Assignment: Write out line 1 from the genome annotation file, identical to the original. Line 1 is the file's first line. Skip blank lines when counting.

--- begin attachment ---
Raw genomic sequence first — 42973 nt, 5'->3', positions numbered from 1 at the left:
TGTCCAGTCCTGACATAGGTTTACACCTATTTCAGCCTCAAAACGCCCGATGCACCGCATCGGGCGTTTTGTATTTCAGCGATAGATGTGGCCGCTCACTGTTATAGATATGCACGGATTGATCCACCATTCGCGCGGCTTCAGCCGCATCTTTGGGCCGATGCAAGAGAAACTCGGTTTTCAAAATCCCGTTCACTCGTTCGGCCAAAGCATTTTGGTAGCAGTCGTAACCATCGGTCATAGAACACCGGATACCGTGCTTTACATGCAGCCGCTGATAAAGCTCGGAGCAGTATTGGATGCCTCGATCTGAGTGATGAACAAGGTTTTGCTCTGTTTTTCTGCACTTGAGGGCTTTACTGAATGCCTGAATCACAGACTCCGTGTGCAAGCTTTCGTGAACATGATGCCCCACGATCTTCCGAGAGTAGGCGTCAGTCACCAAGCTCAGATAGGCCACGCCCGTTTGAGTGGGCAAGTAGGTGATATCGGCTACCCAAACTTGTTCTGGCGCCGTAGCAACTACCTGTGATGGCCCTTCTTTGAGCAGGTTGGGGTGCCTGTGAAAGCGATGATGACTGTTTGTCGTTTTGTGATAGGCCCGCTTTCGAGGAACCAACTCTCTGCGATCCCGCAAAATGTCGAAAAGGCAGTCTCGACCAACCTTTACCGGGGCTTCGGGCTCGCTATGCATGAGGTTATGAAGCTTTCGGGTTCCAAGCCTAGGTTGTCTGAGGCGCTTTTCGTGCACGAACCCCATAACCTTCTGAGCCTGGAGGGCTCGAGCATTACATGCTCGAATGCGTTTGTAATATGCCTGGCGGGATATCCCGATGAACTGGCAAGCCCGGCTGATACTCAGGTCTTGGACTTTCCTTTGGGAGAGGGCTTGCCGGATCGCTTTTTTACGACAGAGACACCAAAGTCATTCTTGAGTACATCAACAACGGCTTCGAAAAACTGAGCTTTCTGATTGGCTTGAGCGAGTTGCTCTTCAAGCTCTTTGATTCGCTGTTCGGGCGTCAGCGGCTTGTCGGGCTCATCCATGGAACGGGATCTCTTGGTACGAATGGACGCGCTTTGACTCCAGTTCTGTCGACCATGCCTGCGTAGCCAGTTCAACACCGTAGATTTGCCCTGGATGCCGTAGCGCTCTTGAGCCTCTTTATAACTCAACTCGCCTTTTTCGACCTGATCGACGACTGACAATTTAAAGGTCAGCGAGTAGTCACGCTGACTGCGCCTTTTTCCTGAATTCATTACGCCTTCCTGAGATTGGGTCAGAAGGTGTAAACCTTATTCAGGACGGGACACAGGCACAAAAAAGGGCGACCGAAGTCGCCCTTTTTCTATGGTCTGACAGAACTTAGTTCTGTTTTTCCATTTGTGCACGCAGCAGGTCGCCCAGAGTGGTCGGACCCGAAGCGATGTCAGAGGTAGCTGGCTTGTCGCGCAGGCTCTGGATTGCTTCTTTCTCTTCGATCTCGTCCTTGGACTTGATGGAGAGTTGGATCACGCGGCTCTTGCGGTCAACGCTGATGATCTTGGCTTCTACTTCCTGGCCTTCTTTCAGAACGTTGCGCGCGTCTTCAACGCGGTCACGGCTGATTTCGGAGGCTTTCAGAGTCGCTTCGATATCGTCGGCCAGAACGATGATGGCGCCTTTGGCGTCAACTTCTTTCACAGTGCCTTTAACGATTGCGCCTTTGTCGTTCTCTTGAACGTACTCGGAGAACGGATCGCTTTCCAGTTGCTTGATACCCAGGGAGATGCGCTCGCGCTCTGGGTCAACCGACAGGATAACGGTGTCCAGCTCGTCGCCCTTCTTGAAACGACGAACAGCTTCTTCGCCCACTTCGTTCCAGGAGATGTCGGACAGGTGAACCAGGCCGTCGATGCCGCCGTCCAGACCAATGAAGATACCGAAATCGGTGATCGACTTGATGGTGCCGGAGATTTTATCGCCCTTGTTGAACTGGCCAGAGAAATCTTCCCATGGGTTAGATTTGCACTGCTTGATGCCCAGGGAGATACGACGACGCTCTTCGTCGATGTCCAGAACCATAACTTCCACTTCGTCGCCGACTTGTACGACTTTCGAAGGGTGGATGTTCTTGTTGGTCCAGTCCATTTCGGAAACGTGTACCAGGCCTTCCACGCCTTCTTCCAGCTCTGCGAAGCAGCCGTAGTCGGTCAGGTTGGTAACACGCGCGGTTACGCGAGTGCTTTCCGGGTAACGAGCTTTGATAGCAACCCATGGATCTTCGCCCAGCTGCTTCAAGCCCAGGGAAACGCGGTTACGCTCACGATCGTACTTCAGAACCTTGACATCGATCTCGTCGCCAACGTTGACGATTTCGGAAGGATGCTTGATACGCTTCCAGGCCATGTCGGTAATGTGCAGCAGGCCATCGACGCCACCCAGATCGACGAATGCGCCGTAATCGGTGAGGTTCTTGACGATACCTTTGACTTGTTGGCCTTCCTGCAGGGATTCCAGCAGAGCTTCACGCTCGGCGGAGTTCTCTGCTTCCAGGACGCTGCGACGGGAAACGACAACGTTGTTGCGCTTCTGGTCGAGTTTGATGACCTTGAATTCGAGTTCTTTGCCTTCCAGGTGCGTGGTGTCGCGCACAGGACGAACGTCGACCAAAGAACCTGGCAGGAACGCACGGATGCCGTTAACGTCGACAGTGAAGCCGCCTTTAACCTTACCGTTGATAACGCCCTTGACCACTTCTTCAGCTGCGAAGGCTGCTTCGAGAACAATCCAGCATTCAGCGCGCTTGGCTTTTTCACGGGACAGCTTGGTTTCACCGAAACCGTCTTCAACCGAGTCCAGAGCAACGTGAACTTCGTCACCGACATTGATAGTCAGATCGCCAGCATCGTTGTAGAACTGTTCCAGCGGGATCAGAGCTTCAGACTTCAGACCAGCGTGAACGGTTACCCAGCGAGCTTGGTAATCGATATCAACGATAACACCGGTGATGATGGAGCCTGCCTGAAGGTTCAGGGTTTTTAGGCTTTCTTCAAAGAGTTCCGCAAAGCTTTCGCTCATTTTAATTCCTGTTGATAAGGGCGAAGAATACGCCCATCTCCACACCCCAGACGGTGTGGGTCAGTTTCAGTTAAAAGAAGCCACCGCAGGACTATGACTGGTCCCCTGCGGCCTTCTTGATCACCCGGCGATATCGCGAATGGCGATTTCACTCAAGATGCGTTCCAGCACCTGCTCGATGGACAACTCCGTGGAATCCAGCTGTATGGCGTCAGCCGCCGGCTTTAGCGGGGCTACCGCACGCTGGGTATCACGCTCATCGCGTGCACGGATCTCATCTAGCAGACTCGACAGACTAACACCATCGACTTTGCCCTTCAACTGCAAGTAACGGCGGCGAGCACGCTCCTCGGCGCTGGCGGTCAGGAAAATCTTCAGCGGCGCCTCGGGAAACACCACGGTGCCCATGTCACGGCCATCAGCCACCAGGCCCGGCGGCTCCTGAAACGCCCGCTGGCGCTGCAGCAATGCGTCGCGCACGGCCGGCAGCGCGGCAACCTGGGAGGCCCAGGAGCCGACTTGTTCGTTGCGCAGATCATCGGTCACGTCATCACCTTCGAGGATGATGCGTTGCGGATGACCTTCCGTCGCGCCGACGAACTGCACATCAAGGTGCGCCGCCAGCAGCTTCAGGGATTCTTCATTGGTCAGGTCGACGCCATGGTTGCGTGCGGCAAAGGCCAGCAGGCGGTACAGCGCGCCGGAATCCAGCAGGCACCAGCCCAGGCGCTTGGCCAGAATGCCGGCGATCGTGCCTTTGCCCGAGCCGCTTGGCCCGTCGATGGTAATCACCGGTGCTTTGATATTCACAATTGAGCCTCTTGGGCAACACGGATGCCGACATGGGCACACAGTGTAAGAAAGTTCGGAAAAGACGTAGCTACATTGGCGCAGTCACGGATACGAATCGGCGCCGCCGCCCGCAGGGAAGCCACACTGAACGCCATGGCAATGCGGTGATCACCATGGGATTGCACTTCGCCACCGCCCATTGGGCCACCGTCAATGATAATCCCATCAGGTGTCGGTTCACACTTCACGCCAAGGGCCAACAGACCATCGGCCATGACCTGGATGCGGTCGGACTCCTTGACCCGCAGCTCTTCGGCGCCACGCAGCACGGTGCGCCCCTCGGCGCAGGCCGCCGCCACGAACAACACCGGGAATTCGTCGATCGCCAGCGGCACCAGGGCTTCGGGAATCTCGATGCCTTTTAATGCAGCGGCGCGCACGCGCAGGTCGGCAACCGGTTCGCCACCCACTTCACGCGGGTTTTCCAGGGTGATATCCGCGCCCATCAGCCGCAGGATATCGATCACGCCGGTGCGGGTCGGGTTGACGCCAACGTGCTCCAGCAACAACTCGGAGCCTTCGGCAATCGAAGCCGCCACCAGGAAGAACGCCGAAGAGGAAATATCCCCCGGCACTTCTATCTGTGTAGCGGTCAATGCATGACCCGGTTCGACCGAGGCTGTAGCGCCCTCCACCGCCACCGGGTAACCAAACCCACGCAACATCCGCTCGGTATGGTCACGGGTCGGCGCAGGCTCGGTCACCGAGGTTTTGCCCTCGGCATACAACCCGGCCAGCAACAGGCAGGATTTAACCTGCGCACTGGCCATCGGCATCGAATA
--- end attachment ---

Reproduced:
Raw genomic sequence first — 42973 nt, 5'->3', positions numbered from 1 at the left: